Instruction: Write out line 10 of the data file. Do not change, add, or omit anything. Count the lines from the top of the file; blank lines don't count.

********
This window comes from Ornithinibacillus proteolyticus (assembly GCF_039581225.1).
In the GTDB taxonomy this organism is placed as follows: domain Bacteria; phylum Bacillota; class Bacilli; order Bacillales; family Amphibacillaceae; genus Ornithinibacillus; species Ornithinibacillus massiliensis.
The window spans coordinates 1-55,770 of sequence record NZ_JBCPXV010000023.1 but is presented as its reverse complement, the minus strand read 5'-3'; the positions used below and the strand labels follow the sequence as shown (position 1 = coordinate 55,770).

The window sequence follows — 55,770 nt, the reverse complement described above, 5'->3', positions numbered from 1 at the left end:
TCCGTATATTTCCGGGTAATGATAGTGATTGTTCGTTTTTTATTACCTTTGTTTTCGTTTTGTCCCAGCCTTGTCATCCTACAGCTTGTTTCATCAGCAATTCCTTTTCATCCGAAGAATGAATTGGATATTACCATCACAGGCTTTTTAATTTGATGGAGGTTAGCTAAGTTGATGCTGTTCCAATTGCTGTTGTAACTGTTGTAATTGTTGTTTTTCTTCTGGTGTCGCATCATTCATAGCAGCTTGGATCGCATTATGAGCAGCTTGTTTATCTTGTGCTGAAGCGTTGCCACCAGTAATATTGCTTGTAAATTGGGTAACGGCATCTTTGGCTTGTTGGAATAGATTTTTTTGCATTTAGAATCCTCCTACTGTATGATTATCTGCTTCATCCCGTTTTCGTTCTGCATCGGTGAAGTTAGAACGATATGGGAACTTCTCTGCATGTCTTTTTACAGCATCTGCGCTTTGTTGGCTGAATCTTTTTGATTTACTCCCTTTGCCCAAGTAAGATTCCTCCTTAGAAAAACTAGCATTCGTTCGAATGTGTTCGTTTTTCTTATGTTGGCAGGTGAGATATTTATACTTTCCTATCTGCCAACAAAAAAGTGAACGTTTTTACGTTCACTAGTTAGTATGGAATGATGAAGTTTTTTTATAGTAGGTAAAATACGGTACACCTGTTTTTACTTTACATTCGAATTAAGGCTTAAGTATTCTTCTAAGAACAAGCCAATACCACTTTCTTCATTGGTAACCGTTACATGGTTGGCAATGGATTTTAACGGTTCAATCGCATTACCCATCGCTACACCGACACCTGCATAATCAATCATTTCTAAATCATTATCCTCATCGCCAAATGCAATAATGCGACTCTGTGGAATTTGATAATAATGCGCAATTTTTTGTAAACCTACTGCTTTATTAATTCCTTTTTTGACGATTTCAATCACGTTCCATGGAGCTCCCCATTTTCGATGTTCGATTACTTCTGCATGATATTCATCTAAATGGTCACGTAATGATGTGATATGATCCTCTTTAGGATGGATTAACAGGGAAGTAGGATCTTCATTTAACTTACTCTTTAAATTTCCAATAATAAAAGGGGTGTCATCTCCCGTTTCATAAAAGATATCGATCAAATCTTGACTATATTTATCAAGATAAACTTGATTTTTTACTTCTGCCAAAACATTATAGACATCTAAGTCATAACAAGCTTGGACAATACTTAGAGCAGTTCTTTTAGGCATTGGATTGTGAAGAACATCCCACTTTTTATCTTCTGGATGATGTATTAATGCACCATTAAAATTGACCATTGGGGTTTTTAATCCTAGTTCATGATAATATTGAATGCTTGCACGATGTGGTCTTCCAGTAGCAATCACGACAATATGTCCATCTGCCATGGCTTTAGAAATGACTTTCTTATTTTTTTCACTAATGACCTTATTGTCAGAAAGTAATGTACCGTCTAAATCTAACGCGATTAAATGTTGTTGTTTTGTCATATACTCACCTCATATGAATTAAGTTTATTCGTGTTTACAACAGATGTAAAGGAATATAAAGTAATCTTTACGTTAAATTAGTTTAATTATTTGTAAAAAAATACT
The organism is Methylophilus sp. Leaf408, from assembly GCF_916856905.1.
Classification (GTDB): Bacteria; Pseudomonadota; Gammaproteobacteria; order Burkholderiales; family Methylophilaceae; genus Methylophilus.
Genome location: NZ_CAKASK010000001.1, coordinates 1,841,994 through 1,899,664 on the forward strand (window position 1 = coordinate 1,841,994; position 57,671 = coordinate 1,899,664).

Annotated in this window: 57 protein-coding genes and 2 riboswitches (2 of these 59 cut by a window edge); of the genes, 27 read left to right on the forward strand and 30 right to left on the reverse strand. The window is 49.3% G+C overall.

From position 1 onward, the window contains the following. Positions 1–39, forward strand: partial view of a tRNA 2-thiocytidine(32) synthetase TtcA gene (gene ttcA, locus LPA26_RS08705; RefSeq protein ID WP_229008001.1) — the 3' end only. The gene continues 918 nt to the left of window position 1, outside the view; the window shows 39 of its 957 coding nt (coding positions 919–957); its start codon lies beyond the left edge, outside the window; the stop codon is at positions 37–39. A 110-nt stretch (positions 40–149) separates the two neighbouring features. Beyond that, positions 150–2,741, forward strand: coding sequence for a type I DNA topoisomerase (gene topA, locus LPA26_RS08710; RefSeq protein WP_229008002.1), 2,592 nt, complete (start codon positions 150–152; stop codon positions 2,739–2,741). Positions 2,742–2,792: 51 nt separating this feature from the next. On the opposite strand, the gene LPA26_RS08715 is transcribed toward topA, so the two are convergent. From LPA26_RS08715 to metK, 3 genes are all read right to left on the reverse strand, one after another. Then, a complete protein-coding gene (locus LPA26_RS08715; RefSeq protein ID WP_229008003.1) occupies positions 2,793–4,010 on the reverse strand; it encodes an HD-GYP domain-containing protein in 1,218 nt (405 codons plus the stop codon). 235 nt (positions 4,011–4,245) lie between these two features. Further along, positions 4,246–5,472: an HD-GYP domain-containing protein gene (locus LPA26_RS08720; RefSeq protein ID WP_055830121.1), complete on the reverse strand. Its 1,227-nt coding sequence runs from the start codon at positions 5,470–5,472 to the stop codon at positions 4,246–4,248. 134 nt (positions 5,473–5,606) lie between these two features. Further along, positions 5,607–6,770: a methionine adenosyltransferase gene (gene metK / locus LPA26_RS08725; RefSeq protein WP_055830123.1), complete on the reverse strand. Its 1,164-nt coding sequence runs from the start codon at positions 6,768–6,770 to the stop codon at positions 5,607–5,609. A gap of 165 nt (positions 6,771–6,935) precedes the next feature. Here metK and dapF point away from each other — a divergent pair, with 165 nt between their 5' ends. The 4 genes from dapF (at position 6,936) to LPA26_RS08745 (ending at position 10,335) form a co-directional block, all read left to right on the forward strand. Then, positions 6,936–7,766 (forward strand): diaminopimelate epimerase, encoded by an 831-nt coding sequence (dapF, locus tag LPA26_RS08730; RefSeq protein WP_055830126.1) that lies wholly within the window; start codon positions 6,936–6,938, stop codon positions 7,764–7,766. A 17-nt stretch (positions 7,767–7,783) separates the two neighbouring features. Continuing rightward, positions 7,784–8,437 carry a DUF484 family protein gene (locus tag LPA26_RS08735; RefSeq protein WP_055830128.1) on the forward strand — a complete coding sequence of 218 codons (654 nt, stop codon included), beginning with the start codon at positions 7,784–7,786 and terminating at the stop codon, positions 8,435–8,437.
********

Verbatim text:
From position 1 onward, the window contains the following. Positions 1–39, forward strand: partial view of a tRNA 2-thiocytidine(32) synthetase TtcA gene (gene ttcA, locus LPA26_RS08705; RefSeq protein ID WP_229008001.1) — the 3' end only. The gene continues 918 nt to the left of window position 1, outside the view; the window shows 39 of its 957 coding nt (coding positions 919–957); its start codon lies beyond the left edge, outside the window; the stop codon is at positions 37–39. A 110-nt stretch (positions 40–149) separates the two neighbouring features. Beyond that, positions 150–2,741, forward strand: coding sequence for a type I DNA topoisomerase (gene topA, locus LPA26_RS08710; RefSeq protein WP_229008002.1), 2,592 nt, complete (start codon positions 150–152; stop codon positions 2,739–2,741). Positions 2,742–2,792: 51 nt separating this feature from the next. On the opposite strand, the gene LPA26_RS08715 is transcribed toward topA, so the two are convergent. From LPA26_RS08715 to metK, 3 genes are all read right to left on the reverse strand, one after another. Then, a complete protein-coding gene (locus LPA26_RS08715; RefSeq protein ID WP_229008003.1) occupies positions 2,793–4,010 on the reverse strand; it encodes an HD-GYP domain-containing protein in 1,218 nt (405 codons plus the stop codon). 235 nt (positions 4,011–4,245) lie between these two features. Further along, positions 4,246–5,472: an HD-GYP domain-containing protein gene (locus LPA26_RS08720; RefSeq protein ID WP_055830121.1), complete on the reverse strand. Its 1,227-nt coding sequence runs from the start codon at positions 5,470–5,472 to the stop codon at positions 4,246–4,248. 134 nt (positions 5,473–5,606) lie between these two features. Further along, positions 5,607–6,770: a methionine adenosyltransferase gene (gene metK / locus LPA26_RS08725; RefSeq protein WP_055830123.1), complete on the reverse strand. Its 1,164-nt coding sequence runs from the start codon at positions 6,768–6,770 to the stop codon at positions 5,607–5,609. A gap of 165 nt (positions 6,771–6,935) precedes the next feature. Here metK and dapF point away from each other — a divergent pair, with 165 nt between their 5' ends. The 4 genes from dapF (at position 6,936) to LPA26_RS08745 (ending at position 10,335) form a co-directional block, all read left to right on the forward strand. Then, positions 6,936–7,766 (forward strand): diaminopimelate epimerase, encoded by an 831-nt coding sequence (dapF, locus tag LPA26_RS08730; RefSeq protein WP_055830126.1) that lies wholly within the window; start codon positions 6,936–6,938, stop codon positions 7,764–7,766. A 17-nt stretch (positions 7,767–7,783) separates the two neighbouring features. Continuing rightward, positions 7,784–8,437 carry a DUF484 family protein gene (locus tag LPA26_RS08735; RefSeq protein WP_055830128.1) on the forward strand — a complete coding sequence of 218 codons (654 nt, stop codon included), beginning with the start codon at positions 7,784–7,786 and terminating at the stop codon, positions 8,435–8,437.